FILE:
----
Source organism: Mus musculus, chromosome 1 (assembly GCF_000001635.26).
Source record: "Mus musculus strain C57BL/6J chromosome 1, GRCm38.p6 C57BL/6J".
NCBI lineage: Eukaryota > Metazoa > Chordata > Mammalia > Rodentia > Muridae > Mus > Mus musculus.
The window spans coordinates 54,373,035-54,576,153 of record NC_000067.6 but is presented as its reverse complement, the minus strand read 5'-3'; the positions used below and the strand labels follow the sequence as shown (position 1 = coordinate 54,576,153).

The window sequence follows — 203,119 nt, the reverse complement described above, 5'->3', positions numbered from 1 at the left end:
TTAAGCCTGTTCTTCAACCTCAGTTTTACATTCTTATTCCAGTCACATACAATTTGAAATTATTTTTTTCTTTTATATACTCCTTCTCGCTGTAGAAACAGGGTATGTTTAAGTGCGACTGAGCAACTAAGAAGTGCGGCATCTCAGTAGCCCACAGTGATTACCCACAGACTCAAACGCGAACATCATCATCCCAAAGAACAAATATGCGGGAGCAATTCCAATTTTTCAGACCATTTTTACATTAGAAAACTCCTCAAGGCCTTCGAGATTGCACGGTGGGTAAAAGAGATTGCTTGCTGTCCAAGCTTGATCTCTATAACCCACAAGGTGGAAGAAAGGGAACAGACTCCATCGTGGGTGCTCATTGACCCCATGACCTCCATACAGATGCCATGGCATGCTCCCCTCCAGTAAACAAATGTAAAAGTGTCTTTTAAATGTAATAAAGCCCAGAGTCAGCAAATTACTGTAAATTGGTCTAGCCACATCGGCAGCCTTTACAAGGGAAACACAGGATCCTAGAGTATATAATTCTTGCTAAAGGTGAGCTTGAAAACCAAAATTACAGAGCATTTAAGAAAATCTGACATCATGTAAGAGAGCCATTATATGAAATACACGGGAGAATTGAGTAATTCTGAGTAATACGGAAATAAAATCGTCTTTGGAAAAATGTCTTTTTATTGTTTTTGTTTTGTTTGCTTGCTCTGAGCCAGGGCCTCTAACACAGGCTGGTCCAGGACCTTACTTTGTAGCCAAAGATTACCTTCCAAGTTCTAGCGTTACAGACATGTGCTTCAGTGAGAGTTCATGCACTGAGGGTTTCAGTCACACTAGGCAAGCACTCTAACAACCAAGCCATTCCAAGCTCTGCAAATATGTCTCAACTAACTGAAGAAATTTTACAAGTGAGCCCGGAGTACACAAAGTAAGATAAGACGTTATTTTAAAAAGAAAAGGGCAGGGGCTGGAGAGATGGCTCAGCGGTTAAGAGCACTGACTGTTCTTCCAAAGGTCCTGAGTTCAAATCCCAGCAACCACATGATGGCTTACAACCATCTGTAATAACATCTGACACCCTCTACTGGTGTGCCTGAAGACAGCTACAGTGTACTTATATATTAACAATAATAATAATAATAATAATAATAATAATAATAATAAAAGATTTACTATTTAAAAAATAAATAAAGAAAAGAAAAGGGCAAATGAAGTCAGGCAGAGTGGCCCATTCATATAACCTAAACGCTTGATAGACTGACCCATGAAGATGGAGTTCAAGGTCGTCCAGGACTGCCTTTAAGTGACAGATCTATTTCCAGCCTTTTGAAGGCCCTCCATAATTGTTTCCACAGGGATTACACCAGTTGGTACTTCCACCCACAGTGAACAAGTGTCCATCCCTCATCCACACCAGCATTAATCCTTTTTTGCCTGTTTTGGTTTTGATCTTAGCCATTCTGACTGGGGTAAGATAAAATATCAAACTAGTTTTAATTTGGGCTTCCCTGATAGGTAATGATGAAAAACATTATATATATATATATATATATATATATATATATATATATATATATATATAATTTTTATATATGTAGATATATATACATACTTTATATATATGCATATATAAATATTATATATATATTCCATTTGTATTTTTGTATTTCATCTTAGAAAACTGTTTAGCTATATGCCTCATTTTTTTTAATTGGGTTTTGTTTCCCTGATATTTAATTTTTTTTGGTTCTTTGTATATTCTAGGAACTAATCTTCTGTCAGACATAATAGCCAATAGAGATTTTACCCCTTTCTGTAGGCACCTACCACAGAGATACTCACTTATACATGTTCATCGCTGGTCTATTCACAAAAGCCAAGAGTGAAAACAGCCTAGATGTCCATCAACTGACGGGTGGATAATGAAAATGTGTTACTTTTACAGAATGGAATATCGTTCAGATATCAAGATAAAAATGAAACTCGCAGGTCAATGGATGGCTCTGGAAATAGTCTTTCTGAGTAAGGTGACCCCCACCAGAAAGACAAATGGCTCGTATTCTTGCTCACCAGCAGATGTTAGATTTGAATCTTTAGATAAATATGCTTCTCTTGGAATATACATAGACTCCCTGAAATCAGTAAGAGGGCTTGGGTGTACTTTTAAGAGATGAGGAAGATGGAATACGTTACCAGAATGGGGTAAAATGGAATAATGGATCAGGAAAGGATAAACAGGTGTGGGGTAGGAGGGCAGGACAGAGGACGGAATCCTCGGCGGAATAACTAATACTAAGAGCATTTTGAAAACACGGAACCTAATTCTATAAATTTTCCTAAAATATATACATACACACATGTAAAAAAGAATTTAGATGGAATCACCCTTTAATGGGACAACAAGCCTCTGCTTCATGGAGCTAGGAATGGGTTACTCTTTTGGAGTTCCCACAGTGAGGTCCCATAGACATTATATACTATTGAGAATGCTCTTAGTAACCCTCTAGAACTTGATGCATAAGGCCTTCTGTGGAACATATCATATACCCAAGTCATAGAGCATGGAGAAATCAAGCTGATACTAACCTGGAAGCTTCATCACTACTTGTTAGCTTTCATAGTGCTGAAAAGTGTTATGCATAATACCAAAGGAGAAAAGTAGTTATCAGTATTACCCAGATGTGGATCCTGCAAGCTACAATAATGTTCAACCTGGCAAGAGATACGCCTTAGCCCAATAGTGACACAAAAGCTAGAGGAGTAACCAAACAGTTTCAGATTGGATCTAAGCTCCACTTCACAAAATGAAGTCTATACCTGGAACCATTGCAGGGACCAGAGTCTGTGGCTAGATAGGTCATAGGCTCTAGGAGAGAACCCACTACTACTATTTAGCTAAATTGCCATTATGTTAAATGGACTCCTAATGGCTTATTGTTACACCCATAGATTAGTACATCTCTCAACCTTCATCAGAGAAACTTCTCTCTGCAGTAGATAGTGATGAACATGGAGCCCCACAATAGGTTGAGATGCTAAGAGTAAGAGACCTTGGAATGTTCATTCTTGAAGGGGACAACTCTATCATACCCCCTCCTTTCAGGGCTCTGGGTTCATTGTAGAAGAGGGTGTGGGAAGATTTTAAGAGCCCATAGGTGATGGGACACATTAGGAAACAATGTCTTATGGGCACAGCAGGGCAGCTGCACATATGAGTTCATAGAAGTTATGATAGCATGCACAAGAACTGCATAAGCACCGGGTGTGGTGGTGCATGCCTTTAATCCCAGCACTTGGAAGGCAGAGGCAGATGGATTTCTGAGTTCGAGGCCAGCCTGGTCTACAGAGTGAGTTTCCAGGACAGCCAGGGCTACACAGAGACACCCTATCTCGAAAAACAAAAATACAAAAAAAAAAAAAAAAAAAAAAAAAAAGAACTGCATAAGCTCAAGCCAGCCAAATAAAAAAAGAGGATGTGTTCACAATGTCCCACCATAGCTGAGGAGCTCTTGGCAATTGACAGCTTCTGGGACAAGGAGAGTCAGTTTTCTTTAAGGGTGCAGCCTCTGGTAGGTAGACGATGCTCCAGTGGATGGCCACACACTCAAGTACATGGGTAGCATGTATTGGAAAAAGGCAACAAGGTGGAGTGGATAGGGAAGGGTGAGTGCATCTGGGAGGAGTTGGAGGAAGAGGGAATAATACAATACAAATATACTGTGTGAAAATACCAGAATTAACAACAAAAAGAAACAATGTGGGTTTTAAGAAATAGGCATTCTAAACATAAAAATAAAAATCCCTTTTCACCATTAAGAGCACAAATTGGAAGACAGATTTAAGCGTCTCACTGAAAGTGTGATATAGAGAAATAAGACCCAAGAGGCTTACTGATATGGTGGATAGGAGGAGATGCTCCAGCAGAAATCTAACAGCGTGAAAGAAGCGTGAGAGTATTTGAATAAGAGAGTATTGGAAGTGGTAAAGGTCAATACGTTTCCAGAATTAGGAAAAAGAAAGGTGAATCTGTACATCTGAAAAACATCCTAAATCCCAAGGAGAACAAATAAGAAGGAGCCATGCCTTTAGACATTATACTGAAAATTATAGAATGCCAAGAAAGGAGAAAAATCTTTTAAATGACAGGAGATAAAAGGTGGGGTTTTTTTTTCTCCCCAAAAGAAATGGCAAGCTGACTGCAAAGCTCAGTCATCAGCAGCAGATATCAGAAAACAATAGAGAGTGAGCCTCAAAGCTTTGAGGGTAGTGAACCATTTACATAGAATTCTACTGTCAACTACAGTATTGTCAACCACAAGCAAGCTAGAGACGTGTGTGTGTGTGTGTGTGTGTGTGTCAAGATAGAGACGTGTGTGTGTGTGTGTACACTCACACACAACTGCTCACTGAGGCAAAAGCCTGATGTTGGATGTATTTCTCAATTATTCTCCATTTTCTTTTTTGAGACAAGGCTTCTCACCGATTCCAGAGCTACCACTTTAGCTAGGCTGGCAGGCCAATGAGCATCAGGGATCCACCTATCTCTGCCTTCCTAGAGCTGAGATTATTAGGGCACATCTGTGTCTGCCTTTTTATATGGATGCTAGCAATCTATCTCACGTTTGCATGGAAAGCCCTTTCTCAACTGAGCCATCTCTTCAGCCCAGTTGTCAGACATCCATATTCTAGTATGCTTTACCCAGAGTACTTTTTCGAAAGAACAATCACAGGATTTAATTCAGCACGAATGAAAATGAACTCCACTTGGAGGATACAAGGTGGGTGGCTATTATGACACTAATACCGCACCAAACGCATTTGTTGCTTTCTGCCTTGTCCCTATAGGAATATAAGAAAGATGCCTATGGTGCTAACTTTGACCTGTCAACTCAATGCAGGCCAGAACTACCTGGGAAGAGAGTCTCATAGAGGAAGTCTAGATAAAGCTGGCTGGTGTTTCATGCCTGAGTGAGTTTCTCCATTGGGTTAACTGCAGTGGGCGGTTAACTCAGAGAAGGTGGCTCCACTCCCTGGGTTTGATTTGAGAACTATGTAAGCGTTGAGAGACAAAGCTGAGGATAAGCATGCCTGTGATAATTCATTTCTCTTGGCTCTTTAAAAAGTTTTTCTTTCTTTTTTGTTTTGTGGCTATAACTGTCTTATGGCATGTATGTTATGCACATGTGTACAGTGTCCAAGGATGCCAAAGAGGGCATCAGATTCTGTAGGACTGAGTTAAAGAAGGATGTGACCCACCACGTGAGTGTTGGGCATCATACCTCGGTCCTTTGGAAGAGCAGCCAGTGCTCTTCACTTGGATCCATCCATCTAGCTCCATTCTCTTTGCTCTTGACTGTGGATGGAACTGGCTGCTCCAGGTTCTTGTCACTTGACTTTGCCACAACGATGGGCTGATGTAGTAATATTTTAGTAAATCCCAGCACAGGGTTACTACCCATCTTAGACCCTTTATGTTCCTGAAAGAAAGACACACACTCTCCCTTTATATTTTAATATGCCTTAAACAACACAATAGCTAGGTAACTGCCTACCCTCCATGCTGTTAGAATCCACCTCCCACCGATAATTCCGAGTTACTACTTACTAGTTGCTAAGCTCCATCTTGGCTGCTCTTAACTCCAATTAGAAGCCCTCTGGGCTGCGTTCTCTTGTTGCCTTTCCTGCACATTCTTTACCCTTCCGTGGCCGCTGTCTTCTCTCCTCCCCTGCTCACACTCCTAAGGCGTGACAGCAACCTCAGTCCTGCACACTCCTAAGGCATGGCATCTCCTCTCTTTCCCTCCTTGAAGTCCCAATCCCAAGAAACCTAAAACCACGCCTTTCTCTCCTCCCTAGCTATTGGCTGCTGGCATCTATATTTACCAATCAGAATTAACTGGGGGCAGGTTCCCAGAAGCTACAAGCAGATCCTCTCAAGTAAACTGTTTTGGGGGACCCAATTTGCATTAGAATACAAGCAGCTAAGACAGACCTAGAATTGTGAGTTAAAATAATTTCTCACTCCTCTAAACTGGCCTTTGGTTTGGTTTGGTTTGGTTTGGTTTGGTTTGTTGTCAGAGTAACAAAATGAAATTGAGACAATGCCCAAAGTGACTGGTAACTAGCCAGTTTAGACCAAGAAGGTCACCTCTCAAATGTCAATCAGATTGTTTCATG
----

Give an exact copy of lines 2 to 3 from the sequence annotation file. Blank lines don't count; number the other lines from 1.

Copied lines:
Source record: "Mus musculus strain C57BL/6J chromosome 1, GRCm38.p6 C57BL/6J".
NCBI lineage: Eukaryota > Metazoa > Chordata > Mammalia > Rodentia > Muridae > Mus > Mus musculus.